Analysis by Brian Stelter, CNN Business
Updated: Mon, 14 Oct 2019 11:50:31 GMT
Source: CNN Business
Call someone an "enemy" over and over again, and you have some responsibility for what happens to them.
President Trump is responsible for a climate that is so hateful, so hostile toward journalists that it spawns videos like this one.
"A video depicting a macabre scene of a fake President Trump shooting, stabbing and brutally assaulting members of the news media and his political opponents was shown at a conference for his supporters at his Miami resort last week," the NYT's Michael S. Schmidt and Maggie Haberman reported Sunday night.
The "meme" is despicable, and the people who saw it at Doral hopefully know that. The hosts of the conference, American Priority, say they reject "all political violence," and "this matter is under review."
But this is about so much more than a single video. It is about what happens when you plant seeds of hatred and division. It is about what happens when you give your supporters permission to hate and dehumanize people the president views as opponents.
This isn't the first, and won't be the last
ABC's Jonathan Karl, the president of the White House Correspondents' Association, called the video "Vile. And dangerous."
He issued the following statement: "The WHCA is horrified by a video reportedly shown over the weekend at a political conference organized by the President's supporters at the Trump National Doral in Miami. All Americans should condemn this depiction of violence directed toward journalists and the President's political opponents. We have previously told the President his rhetoric could incite violence. Now we call on him and everybody associated with this conference to denounce this video and affirm that violence has no place in our society."
Yes, but... As The Daily Beast's Kelly Weill noted on Twitter, "the thing about the video is that clips from that genre are common as hell/have already saturated pro-trump spaces online. so for all the rightfully angry mainstream coverage it'll get now, it's a 'yeah, no s***' deal from most trump types who are already inured to all this."
Indeed, this rhetorical targeting has been going on for years. Sunday's NYT story is just a shocking reminder.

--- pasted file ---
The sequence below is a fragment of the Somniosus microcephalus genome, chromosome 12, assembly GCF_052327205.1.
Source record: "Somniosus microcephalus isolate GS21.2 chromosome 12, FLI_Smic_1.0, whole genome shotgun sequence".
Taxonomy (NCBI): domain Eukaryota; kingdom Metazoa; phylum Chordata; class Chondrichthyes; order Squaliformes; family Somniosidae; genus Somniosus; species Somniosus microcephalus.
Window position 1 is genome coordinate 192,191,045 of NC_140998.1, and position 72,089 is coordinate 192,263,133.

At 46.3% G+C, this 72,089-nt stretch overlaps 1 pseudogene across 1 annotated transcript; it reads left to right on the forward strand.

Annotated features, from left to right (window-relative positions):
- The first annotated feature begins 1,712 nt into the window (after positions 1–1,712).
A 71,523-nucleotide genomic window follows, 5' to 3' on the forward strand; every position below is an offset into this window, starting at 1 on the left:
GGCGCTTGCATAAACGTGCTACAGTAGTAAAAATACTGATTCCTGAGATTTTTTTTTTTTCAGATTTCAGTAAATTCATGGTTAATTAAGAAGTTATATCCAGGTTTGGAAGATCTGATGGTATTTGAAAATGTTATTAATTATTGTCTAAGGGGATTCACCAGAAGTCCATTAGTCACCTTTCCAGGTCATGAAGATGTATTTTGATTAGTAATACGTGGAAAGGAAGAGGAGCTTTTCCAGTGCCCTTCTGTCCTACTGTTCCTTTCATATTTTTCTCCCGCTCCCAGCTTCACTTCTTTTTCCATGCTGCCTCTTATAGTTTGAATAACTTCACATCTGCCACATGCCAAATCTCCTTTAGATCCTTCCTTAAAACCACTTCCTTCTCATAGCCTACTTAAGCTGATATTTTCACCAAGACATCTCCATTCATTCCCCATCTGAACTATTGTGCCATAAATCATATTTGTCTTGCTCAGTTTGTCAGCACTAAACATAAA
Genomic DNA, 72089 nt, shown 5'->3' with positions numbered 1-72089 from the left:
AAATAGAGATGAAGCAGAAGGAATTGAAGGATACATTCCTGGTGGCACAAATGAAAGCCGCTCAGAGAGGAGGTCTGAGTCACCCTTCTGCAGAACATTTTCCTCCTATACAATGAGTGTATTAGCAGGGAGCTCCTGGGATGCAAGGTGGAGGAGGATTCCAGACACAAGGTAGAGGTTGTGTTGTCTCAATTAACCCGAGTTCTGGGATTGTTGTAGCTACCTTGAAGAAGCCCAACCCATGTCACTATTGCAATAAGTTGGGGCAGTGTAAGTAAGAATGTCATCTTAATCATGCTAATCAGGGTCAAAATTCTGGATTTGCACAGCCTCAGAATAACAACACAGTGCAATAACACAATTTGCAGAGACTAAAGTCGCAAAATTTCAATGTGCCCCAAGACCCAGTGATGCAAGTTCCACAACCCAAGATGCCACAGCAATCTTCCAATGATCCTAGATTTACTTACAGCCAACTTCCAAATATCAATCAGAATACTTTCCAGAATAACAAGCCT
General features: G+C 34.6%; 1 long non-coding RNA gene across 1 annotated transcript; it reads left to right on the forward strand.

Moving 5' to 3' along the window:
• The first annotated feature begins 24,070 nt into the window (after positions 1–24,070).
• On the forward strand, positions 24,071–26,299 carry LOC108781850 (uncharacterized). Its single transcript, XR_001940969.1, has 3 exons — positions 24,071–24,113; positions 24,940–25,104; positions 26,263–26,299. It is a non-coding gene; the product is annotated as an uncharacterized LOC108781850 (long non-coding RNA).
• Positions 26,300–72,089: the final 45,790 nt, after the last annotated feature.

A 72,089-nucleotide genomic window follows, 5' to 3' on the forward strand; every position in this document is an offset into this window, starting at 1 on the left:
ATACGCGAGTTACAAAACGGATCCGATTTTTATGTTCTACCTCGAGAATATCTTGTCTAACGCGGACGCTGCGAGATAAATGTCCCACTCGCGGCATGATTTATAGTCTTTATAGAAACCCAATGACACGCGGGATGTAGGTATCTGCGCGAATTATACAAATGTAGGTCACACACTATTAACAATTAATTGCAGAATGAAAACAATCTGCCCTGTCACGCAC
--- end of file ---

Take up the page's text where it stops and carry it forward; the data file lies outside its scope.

"Some of the targets in this video were sent bombs by a Trump superfan last year and the president responded by attacking the press," NBC's Benjy Sarlin wrote. "Saudi Arabia killed a Washington Post columnist and the W.H. stuck by their side. His backers get the text and subtext perfectly clearly."
CNN says Trump needs to denounce the video 'immediately'
"Sadly, this is not the first time that supporters of the president have promoted violence against the media in a video they apparently find entertaining -- but it is by far and away the worst," CNN said in a Sunday night statement.
"The images depicted are vile and horrific," CNN said. "The president and his family, the White House, and the Trump campaign need to denounce it immediately in the strongest possible terms. Anything less equates to a tacit endorsement of violence and should not be tolerated by anyone."
I asked W.H. press secretary Stephanie Grisham for comment at 10pm ET, and did not hear back as of 11:45pm.
But the Trump campaign did tell the NYT that the video "was not produced by the campaign, and we do not condone violence."
"I'm so sad for all of us"
NYMag's Washington correspondent Olivia Nuzzi tweeted: "How disconnected from humanity must you be to find humor in a depiction of a mass shooting of journalists inside a church — knowing, surely, that Americans have been slaughtered in churches & newsrooms, that it's not a fantasy for the families that those shootings made incomplete?"
There was a shooting at a church in New Hampshire on Saturday.
"I'm so sad for all of us," Nuzzi added. "For the people who think it's a joke. For the people who have been and will be hurt by those who think it's a joke. For the people who will be hurt indirectly, just by living in an increasingly polarized and hateful country."
"Blood on the floor"
Flashback to what the NYT's Bret Stephens wrote last year: "We are approaching a day when blood on the newsroom floor will be blood on the president's hands."